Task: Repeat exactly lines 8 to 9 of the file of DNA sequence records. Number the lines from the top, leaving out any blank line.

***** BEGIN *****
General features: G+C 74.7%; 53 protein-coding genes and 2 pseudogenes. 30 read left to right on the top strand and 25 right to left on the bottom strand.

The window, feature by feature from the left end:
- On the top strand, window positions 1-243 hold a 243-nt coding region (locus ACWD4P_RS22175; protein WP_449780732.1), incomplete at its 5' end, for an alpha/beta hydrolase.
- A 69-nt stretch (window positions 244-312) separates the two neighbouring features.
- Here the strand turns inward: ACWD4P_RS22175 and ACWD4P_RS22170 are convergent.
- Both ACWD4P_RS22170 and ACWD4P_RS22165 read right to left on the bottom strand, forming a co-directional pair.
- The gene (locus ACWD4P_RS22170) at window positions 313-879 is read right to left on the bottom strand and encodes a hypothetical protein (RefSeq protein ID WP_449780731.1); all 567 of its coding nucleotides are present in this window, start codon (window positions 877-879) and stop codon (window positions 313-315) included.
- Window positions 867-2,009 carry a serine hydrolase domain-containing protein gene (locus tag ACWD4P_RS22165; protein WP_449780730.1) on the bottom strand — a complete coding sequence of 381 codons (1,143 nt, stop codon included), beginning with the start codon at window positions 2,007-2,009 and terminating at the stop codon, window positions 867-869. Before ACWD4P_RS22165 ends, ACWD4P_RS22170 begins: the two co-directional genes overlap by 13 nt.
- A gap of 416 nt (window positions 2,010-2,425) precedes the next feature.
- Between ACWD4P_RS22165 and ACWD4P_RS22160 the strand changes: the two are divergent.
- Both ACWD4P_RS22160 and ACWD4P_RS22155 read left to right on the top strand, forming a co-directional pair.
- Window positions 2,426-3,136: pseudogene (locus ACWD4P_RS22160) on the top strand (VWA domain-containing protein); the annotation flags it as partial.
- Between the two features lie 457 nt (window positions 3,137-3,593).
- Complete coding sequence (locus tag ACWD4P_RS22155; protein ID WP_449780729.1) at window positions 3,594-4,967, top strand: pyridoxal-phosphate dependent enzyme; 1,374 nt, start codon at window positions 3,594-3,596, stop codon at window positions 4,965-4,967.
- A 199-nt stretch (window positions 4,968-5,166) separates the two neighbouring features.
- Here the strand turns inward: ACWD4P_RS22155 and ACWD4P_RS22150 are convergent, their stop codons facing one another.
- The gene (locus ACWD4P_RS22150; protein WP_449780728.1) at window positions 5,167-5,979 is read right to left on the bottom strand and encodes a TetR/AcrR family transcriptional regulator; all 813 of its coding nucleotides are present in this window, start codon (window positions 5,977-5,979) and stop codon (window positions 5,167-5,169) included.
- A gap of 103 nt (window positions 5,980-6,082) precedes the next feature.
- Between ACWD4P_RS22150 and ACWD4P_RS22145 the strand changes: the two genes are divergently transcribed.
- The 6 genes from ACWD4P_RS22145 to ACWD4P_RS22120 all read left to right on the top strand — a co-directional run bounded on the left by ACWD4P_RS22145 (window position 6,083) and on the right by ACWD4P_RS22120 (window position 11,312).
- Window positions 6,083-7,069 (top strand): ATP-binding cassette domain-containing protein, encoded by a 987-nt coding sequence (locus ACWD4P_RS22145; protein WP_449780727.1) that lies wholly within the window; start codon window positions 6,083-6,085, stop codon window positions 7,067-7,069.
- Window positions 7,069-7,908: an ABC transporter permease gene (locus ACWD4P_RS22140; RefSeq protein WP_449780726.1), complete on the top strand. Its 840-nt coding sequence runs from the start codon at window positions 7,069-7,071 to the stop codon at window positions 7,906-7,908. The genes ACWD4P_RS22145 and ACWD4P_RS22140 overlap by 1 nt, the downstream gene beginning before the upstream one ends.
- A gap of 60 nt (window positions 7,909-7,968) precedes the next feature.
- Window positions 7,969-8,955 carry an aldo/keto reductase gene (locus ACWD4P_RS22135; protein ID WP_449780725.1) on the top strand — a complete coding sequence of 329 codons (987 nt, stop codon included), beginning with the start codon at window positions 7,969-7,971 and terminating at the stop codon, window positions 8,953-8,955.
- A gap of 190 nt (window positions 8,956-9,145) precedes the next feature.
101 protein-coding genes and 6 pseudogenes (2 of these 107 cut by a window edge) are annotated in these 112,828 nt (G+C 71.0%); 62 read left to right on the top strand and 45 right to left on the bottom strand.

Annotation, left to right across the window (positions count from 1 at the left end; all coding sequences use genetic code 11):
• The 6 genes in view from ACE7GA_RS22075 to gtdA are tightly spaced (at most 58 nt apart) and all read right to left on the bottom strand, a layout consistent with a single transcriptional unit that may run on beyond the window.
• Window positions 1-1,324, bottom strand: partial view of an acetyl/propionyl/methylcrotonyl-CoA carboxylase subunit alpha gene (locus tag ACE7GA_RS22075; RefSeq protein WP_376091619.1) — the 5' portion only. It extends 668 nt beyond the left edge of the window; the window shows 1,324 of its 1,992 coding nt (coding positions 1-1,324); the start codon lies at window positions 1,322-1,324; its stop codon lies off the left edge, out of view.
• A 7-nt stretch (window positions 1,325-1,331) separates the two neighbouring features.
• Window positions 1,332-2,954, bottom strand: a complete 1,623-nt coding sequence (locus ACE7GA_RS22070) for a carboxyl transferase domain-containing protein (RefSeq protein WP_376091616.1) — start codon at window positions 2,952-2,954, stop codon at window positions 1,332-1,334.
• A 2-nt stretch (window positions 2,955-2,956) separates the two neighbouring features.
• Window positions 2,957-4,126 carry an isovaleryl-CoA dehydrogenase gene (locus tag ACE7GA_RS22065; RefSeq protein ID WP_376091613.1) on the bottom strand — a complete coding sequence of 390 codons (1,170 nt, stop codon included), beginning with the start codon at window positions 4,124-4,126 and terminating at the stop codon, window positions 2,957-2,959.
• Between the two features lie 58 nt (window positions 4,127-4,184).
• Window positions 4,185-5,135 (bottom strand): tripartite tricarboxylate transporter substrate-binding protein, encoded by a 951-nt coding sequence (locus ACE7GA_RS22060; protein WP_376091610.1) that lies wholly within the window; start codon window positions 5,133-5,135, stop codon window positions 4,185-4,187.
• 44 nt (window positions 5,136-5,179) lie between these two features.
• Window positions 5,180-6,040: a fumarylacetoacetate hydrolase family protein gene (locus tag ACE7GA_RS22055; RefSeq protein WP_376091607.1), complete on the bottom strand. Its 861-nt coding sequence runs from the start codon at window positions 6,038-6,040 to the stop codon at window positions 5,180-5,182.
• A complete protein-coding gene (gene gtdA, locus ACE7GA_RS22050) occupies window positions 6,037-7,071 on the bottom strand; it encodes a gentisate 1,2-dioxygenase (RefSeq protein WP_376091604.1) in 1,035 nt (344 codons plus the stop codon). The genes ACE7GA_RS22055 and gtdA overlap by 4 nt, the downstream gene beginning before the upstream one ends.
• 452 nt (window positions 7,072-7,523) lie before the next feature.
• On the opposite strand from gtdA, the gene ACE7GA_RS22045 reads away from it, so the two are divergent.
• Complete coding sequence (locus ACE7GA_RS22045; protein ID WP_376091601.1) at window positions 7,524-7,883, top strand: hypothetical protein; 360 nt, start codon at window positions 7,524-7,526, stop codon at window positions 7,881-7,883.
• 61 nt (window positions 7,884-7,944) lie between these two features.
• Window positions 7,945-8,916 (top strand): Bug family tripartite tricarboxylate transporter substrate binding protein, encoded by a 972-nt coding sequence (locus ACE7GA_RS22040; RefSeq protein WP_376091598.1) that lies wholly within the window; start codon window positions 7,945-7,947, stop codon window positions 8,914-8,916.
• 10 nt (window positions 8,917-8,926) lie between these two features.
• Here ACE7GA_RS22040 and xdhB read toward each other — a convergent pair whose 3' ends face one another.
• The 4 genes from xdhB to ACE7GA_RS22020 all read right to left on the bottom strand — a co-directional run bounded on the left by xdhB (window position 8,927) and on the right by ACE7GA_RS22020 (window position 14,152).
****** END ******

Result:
- Window positions 867-2,009 carry a serine hydrolase domain-containing protein gene (locus tag ACWD4P_RS22165; protein WP_449780730.1) on the bottom strand — a complete coding sequence of 381 codons (1,143 nt, stop codon included), beginning with the start codon at window positions 2,007-2,009 and terminating at the stop codon, window positions 867-869. Before ACWD4P_RS22165 ends, ACWD4P_RS22170 begins: the two co-directional genes overlap by 13 nt.
- A gap of 416 nt (window positions 2,010-2,425) precedes the next feature.